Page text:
Tuesday, September 24, 2013

I Apologize for the Homework

It is now the season of homework. I’m not a fan. Unfortunately, I’m guilty of inflicting thousands of nights of pain on other parents and I’d like to apologize because apparently payback is a bitch. It really wasn’t my fault, homework is usually required by school districts and when it comes to reading, as with anything, the more you do the better you get.
Have several reading options available at home.
I’m going to let know about how some teacher’s determine children’s reading level, how some score them and how you can help you child.

Here’s some quick mumbo jumbo…Many use what is called a running record to score reading accuracy. A simple way to explain it is: when a child is reading a book or passage, each word read correctly is a point. The words correct versus incorrect (there are also other factors, but for this purpose they are not relevant) are then calculated an accuracy score is obtained.
For the purpose of this post I am only referring to any little "decodable" books your child may bring home. When it comes to sounding out words and learning new sight words those are complete other lessons. 
My son started bringing home Decodable Readers from Reading Street (our districts reading program). They are short books designed for children to be able to read on their own, focusing on a phonics skill and using known sight words. He sat down to read it to me.

He read it fine, except for a few things that most people would overlook. I’m here to encourage you to NOT overlook them.

On this page my son added the word “the” into each sentence (adding a word that isn’t in the sentence counts against the child’s score). It didn’t change anything in the story, but it could determine whether or not his accuracy score allows him to move up a reading level.

He added "the" after the word can.

If he did the same on this page his score would not have been sufficient to go on to the next level.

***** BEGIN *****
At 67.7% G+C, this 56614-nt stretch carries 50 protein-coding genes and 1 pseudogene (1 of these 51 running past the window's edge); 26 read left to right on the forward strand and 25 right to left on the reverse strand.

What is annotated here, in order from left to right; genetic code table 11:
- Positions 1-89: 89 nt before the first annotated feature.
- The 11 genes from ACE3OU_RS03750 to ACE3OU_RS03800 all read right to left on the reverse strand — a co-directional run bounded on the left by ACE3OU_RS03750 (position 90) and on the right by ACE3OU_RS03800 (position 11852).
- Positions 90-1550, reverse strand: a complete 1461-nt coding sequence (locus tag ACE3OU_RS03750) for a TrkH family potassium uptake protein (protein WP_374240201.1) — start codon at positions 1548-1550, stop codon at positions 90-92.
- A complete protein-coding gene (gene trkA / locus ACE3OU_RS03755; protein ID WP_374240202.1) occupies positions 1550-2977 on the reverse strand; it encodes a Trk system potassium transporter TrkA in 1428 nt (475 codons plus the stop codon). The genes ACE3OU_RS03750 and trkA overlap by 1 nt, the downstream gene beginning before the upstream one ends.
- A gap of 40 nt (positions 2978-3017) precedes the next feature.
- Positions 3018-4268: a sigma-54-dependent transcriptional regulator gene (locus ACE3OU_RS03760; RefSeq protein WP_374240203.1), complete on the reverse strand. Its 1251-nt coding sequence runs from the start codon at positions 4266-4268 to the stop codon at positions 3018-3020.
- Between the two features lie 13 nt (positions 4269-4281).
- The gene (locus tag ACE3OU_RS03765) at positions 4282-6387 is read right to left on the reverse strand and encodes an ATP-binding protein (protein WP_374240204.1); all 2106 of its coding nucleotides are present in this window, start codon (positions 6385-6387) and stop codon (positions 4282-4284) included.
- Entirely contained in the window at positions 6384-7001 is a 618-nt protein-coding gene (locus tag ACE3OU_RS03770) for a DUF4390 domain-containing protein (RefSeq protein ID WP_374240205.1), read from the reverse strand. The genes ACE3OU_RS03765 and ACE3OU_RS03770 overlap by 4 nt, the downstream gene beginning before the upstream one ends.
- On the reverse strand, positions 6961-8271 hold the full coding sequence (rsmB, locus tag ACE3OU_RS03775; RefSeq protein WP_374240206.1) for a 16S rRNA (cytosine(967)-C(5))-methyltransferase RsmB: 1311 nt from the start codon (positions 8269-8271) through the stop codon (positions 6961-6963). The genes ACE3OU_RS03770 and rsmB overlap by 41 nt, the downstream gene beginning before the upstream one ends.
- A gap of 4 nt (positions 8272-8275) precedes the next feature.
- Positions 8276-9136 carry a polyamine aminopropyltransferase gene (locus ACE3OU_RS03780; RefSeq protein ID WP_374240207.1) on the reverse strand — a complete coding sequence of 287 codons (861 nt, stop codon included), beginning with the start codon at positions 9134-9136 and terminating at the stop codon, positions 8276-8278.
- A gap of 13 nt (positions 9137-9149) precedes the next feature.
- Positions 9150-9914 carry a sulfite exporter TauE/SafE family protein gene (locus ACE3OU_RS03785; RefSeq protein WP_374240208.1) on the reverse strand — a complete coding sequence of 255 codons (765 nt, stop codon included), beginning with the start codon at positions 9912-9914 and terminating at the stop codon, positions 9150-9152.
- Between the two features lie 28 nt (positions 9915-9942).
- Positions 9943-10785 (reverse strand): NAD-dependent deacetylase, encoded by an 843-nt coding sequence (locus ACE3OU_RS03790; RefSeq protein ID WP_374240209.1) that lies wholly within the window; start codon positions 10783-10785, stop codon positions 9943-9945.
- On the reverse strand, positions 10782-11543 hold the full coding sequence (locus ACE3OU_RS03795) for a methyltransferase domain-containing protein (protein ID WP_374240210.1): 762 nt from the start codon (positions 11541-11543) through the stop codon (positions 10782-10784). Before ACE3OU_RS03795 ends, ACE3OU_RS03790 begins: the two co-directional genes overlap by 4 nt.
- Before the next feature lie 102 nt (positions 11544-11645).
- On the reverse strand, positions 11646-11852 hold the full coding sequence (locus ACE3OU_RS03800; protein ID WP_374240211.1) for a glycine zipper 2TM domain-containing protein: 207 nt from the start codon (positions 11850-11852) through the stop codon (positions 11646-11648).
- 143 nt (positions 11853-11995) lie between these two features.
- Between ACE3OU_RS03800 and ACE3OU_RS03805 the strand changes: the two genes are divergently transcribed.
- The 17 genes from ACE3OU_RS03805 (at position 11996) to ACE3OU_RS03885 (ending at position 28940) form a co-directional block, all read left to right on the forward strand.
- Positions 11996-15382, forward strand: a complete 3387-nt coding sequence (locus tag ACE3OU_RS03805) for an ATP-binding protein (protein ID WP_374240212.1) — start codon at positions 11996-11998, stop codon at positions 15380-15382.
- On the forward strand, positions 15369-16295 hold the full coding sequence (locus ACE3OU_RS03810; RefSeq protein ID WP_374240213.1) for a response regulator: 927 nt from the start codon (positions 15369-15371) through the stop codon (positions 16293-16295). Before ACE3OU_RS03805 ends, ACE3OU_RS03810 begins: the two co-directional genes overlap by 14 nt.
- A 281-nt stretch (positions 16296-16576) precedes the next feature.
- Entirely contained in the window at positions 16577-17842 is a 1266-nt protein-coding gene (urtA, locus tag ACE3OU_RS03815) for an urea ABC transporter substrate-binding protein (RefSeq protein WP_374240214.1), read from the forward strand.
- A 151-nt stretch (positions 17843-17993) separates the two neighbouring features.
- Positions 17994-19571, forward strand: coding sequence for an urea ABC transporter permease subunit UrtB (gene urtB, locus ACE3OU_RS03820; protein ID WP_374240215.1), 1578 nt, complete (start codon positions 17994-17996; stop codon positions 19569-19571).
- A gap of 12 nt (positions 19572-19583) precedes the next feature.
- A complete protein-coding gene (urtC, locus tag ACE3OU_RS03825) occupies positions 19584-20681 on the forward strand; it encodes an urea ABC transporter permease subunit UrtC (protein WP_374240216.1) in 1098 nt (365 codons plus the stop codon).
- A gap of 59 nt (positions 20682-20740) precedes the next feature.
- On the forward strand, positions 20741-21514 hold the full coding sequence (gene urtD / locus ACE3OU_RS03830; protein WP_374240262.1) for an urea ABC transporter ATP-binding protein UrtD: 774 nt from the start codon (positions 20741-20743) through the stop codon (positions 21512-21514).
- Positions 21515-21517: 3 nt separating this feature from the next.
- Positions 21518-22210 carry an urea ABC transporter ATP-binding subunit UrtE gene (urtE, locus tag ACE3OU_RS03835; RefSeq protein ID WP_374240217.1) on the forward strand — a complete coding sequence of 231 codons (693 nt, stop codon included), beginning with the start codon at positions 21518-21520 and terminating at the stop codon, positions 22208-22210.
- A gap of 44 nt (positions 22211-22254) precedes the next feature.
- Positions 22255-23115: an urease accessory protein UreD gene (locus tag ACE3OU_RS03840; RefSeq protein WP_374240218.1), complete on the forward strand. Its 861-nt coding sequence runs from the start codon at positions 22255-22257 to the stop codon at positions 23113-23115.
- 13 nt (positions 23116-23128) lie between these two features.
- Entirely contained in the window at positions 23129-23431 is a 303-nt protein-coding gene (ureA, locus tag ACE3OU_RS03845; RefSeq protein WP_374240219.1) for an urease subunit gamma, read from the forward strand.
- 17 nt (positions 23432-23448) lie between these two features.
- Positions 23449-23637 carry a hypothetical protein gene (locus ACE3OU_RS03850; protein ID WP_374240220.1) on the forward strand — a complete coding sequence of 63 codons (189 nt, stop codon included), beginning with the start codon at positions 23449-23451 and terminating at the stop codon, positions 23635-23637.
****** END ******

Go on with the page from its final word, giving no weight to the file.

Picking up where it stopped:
When you child is reading to you and they make a mistake, (especially at a beginning reading level) correct him it’s how he will learn to self correct. Have him reread it correctly, even if he starts to hate you for it.

You may need to keep doing it and they may get annoyed (this could be why Maizie doesn’t want to read with me anymore), but in the end you will get better a better reader.

Keep those little books and have them reread them to you. This will help with fluency (the opposite of the dreaded “robot reading”). 

You don’t think twice about baseball, piano, soccer or dance practice; don’t forget reading practice.

Some other quick tips…
Ask your child’s teacher what you can do to help. I don’t know any teacher that doesn’t want to hear from a parent BEFORE there’s a problem. Establish contact as soon as possible.

Talk to your child. Ask what book the teacher read, what they did at recess, how was lunchtime. Ask anything to get them talking about his day.

Check online resources for an area your child is struggling in, there are several. (Many teachers give online suggestions as well.)

Check backpacks after school (not before you go to bed…like I frequently do).

Teachers dread getting certain parents as much as parents dread getting certain teachers (don't be THAT parent).

Make sure you have things for your child to read. Get a library card, get an e-reader, subscribe to children’s magazines or even read cereal boxes. If your child needs cleats, you get them don't you?

Friday, September 6, 2013

Avoid Sensory Overloads

Trying to keep my house and my kids organized has been a nightmare. When I met Carolyn Dalgliesh and found out about the book she was about to publish, The Sensory Child Gets Organized, I knew I had to have it. (I think she may have written it just for me.) Had she been talking to my neighbors about the constant ruckus in the Kraus house?

When I was teaching, I never knew what sort of students I was going to have year to year so my room was very organized (picture labels and everything). My house has never been that way, and my daughter and I both need it. I’m sure my husband will thank you.

Well, the book came out this week and you can help your sensory child as well.

The beginning of the book, like any trade book, is full of technical language. Carolyn does an excellent job helping you navigate through the alphabet soup that is the acronyms of sensory children. She also offers suggestions for you, the parent, on figuring out the best method, system or style is best for your child.